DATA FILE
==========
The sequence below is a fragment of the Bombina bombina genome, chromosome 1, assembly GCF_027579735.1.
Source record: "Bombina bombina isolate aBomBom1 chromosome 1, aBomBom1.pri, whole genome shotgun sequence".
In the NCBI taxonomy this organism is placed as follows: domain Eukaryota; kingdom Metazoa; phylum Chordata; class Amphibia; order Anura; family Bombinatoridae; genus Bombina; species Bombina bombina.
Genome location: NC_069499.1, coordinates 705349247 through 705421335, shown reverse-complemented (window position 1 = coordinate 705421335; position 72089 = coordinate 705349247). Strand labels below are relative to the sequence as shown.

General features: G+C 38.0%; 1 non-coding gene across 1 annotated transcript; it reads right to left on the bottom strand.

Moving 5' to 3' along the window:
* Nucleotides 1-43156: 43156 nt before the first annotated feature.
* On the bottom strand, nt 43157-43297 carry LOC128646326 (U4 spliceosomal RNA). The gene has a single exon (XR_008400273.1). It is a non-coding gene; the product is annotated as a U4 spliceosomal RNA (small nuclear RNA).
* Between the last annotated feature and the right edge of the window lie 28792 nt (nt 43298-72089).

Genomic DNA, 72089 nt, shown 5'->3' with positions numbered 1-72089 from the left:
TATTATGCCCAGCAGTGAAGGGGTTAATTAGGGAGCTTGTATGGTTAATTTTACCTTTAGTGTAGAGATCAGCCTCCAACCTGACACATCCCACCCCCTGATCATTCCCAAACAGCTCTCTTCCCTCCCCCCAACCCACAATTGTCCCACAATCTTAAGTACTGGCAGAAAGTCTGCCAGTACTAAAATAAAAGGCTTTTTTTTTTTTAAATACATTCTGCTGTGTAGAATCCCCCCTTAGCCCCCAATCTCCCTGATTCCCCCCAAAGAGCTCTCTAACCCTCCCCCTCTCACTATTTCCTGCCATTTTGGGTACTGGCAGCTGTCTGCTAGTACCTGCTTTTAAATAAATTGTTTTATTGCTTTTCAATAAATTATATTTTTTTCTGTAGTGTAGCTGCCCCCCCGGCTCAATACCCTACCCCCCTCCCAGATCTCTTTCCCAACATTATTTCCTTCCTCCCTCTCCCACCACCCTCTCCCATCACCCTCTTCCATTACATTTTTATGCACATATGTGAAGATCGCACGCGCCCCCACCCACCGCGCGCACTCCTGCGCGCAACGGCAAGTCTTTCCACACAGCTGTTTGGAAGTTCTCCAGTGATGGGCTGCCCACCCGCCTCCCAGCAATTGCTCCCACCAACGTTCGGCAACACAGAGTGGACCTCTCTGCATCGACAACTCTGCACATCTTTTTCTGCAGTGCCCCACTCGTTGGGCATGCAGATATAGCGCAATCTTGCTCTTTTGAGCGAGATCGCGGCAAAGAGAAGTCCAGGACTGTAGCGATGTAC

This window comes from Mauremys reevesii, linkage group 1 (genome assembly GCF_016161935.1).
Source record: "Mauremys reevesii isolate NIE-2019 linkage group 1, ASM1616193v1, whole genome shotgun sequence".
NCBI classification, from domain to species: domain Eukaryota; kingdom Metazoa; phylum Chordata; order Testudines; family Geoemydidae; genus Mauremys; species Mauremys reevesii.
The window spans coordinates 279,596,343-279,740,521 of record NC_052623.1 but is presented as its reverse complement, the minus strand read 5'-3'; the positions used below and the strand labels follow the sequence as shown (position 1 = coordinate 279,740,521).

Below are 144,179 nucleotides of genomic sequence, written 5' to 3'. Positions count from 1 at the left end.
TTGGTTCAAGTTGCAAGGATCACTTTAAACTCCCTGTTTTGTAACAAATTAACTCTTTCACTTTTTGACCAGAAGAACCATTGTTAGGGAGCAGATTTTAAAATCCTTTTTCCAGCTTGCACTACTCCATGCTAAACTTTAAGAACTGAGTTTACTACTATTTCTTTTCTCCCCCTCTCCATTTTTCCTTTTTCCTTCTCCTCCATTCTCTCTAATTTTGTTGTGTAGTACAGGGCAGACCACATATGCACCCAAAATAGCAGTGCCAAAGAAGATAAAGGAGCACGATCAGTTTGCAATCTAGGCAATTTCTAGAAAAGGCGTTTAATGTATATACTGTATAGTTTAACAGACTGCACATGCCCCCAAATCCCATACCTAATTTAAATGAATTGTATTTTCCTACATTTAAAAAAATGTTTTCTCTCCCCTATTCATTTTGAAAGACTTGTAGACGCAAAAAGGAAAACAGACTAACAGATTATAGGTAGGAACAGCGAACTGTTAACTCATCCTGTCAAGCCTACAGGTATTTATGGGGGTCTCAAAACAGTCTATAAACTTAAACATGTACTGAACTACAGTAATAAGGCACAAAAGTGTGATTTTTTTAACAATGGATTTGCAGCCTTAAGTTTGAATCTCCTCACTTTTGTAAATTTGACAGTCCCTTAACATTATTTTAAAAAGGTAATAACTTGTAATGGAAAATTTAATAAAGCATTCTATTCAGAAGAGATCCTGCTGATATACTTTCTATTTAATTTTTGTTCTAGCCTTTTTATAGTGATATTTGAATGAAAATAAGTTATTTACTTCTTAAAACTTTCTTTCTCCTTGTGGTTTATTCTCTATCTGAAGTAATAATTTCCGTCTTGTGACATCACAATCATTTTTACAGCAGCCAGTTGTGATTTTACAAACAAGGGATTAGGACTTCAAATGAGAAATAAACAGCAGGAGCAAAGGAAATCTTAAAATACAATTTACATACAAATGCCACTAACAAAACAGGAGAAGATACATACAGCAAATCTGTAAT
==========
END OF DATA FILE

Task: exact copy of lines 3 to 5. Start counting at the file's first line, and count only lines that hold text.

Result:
In the NCBI taxonomy this organism is placed as follows: domain Eukaryota; kingdom Metazoa; phylum Chordata; class Amphibia; order Anura; family Bombinatoridae; genus Bombina; species Bombina bombina.
Genome location: NC_069499.1, coordinates 705349247 through 705421335, shown reverse-complemented (window position 1 = coordinate 705421335; position 72089 = coordinate 705349247). Strand labels below are relative to the sequence as shown.

General features: G+C 38.0%; 1 non-coding gene across 1 annotated transcript; it reads right to left on the bottom strand.